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So all we'd have to do is change to a better plug like Iridium to get triple the change interval?

Wow it's surprising Dodge didn't do that as a simple selling point.
Then you would not be coming in for $200 visits as often
 

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^^^X2! They changed back to gasket base in 09, claim it's about resistance in the new plugs, but still no reason to not go at least platinum tipped plugs. The 3.5 do, probably cause you have to remove the upper intake to change them. I have run platinum CORE plugs in everything till now, but went to iridium core, platinum negitive electrode ( Bosch Fusions) on the 04 5.7. Give it a little time, and they will surely be avaliable, as I've yet to not see an IMPROVEMENT in any engine switched to iridiums.
 

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I can't speak to the Hemi plugs as I have yet to pull a set to examine them. But, I can tell you how GM does it.

There are no longer "heat ranges" per se. The plugs used in a 8.1L were 41-983. But, we found out via the dyno that the 41-932 was a better plug to run. GM changed that number to 41-993 and increased the price. The 41-993 platinum plug was replace with the 41-101 Iridium. Again another price increase. What's difference other than the physical difference... None that I am aware of as I have tested them in my RV for over a year. But, remember I am running a tune in my 8.1L.



Normally I would stick to the original plug for most stock engines. When you get into mods like intakes, cams, heads etc then you need to look the igination system to match to requirements of the engine.
 

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Yep same deal with our cars. No heat ranges, it's ALL bout resistance values. First tho it's basic science that metal transfers with spark, harder the metal, less tranferance, longer life. It's; copper>(transferance) platinum tipped>platinum cored> iridium cored. Had put iridiums in 04 5.7, and called my bud at dealership down here, when I got my 09 3.5 platinum TIPPED Challenger. He got on phone with NGK and they said they had spent TONS of time and $ to develope the plugs ( NGK is stock 09-), and said NONE had the specs and were shocked to be asked! Soo thats why I think in a while the others will start making Iridiums once they figure out da big secret, LOL!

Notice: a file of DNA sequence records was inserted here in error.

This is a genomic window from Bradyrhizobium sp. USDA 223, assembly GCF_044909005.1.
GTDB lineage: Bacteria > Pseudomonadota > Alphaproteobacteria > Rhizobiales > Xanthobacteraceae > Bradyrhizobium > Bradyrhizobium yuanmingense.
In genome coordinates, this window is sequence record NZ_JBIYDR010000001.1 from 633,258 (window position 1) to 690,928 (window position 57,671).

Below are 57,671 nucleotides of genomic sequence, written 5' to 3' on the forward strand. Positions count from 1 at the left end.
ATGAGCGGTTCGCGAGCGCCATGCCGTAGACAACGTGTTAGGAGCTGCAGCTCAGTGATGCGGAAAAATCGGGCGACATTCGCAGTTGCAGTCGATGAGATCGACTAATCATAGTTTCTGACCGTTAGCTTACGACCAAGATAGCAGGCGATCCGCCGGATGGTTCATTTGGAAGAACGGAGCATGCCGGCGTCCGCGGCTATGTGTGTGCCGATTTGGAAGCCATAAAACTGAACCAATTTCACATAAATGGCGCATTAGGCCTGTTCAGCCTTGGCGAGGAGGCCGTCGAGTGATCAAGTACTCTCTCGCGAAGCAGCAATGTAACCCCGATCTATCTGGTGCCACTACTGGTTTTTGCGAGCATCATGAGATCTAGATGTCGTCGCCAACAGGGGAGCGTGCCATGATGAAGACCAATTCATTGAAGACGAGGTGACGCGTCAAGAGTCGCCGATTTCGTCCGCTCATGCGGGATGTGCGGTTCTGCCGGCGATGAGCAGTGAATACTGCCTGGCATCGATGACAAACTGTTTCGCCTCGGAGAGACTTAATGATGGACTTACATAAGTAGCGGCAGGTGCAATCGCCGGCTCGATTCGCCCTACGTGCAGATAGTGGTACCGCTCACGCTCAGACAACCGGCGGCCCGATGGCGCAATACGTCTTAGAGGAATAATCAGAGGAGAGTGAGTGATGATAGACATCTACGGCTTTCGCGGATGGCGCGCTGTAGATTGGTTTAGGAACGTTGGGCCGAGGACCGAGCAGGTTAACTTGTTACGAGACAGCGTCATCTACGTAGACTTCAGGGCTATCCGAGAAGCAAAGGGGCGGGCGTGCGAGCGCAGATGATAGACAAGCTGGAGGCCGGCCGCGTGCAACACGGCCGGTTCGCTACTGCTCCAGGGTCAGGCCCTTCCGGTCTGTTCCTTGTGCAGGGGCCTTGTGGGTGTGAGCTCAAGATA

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100K mile spark plugs are a sales gimmick, nothing more, just like 6 year / 150,000 mile antifreeze. Plugs aren't expensive, and putting in a fresh set every 30 K miles isn't going to be outrageously expensive.
Depends on the vehicle. I mean imagine one of those crappy Ford or GM minivans with the 90 degree V6 engine, three plugs relatively simple to replace, but the other 3, are up inside the dashboard and to replace them, "step 1: remove engine by raising the vehicle above", LOL to hell with that!

On the Chally V8 it doesn't seem so bad to change 'em
 

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Rock auto has replacement plugs for 2010 R/T's Autolite double platinum for $3.97 ea. , another platinum by ACDelco for $6.25 and an iridium by Autolite for 5.03(sale)They dont list a copper plug.????
 

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Spark plugs

Spark Plug
Part No.
Stock No.
Plug Gap
Photo
Standard LZFR5C-11 #.044

Laser Platinum PLZFR5B13EG * .044

* “Laser Series” Platinum center electrode, and Platinum pad ground electrode
# Original Equipment Manufacturer, and/or Original Equipment Service Part
^ “Laser Series” Iridium center electrode, and Platinum pad ground electrode